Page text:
CTA Heritage Collection
Billing itself as "the largest street railway system in the world," the Chicago Surface Lines (CSL) managed Chicago's streetcar system from 1913 to 1947, along with several of its early bus routes. The CSL projected the image of a single, unified system though it managed several streetcar companies. Its logo was part of this unified image, which appeared on the sides of streetcars and buses, on maps, brochures and advertisements, as well as employee uniform buttons and cap badges.
Chicago Elevated Railways
In 1911, a holding company was formed to unify the individual 'L' companies and streamline management. The Chicago Elevated Railways Collateral Trust (CER) was successful in coordinating and improving 'L' services yet it could not achieve a consistent corporate brand. The CER logo appeared on some early materials like ads and maps, but largely faded from use. Its shape is very similar to the London Undergrounds, among other commercial logos.
Chicago Rapid Transit
Chicago elevated railways were again reorganized and merged into a single corporate identity in 1924.The Chicago Rapid Transit Company (CRT) created a new logo and was more successful than its predecessor, the CER, in its consistent use. The CRT logo appeared on several brochures and pamphlets, ads and some employee uniforms between 1924 and 1947. It did not appear on the sides of 'L' cars or make an appearance on a map until the last years of the company's existence.
CTA Original (Orange)
In 1948, a year after the CTA assumed operation of 'L', streetcar and most bus service in Chicago, the Chicago Transit Authority (CTA) created the agency's first logo. Introduced in CTA's employee magazine, it was described as emphasizing modernization programs, while the "distinctive horizontal 'speed lines' express the CTA's other major objective – the building of an attractive, reliable and faster transit service." The logo appeared on maps, brochures, ads, and vehicles starting in the spring of 1948. Circa 1954, the background color was changed from orange to green.
CTA Original (green w/Metropolitan Transit banner)
In 1956, the CTA logo was changed with the addition of a "METROPOLITAN TRANSIT" banner along the top, emphasizing the CTA's regional scope of service. Several 'L' lines extended outside the city limits as far back as the early 1900s, and after CTA took over it created or extended several bus routes into suburbia as well. This logo appeared on CTA rail cars and buses, maps, pamphlets, advertisements and other documents into the 1970s, and is recognized by generations of Chicagoans.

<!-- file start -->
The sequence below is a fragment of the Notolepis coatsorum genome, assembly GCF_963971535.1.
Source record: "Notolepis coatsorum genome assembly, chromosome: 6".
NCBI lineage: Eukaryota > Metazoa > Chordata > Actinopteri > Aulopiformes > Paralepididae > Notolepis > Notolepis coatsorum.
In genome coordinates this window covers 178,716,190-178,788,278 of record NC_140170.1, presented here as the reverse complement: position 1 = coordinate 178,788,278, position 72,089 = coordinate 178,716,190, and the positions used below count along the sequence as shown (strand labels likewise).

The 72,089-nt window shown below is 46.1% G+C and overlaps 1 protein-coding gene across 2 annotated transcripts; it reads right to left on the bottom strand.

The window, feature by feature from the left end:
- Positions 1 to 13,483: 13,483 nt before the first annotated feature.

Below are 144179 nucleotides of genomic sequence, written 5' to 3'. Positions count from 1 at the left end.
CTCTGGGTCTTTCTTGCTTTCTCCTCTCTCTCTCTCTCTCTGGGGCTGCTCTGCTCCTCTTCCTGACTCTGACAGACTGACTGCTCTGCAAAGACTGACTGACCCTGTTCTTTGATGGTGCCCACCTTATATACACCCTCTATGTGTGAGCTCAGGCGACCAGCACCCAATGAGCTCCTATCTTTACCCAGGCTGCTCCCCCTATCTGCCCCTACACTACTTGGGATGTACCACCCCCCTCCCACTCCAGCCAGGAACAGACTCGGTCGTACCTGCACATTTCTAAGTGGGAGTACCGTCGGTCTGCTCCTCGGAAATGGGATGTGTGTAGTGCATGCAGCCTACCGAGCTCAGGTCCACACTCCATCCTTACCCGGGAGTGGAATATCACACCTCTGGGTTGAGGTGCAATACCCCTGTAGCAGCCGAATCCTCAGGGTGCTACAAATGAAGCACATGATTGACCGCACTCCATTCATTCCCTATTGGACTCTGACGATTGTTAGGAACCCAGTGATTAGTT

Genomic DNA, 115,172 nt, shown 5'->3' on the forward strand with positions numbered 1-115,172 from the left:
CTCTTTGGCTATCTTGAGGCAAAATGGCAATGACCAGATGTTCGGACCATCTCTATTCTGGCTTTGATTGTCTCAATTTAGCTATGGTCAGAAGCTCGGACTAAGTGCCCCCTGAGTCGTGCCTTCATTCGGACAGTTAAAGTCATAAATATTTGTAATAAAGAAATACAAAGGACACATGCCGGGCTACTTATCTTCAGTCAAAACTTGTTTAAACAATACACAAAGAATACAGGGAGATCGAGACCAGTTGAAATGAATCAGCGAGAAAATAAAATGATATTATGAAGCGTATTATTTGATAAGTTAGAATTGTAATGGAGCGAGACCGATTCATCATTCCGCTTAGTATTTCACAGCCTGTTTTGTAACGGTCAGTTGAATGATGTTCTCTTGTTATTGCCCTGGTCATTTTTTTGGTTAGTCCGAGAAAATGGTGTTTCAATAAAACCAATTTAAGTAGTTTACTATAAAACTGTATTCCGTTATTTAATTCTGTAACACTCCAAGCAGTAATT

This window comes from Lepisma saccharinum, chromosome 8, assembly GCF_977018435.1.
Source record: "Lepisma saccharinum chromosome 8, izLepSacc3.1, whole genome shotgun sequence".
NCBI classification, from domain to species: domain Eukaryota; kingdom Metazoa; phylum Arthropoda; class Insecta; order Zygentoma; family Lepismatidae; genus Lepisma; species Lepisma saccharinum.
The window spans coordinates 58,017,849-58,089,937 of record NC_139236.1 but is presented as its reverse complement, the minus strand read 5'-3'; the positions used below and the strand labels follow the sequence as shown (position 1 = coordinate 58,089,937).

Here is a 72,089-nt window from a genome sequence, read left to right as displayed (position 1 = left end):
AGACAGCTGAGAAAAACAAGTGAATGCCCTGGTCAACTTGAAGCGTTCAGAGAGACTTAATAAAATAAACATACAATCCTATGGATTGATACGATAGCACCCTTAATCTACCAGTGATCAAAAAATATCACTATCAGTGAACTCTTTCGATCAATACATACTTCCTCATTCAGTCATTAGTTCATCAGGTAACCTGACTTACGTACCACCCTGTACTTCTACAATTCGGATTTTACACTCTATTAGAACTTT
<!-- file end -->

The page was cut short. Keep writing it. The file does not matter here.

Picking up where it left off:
CTA speed lines
After using a lowercase Helvetica "cta" as its logo from the mid-1970s through the early 1980s, the CTA created a new logo merging elements of its past branding while looking toward the future. Adopted in 1983, the new logo used a thicker, oblique weight of Helvetica, and incorporated "speed lines" reminiscent of those from the agency's original logo. This was the agency's official logo for over 20 years, and appeared on buses, trains, signage, maps and publicity materials, uniforms and official documents.
CTA Take It!
Circa 1999, the CTA launched a promotional and marketing campaign that included a new look for advertising and informational materials, as well as a new promotional logo and tagline – "Take It!" This campaign logo was widely used and appeared on maps, brochures, posters, advertisements and gift merchandise. explore collection
In 2004, CTA introduced a new official agency logo. The new logo clarified and strengthened the CTA's identity while conveying a new, positive image. The design utilizes the red, white and blues colors associated with its buses' livery since the late 1980s, and retains the bold oblique lowercase Helvetica "cta" used in both the previous official speed lines logo and promotional Take It! logo.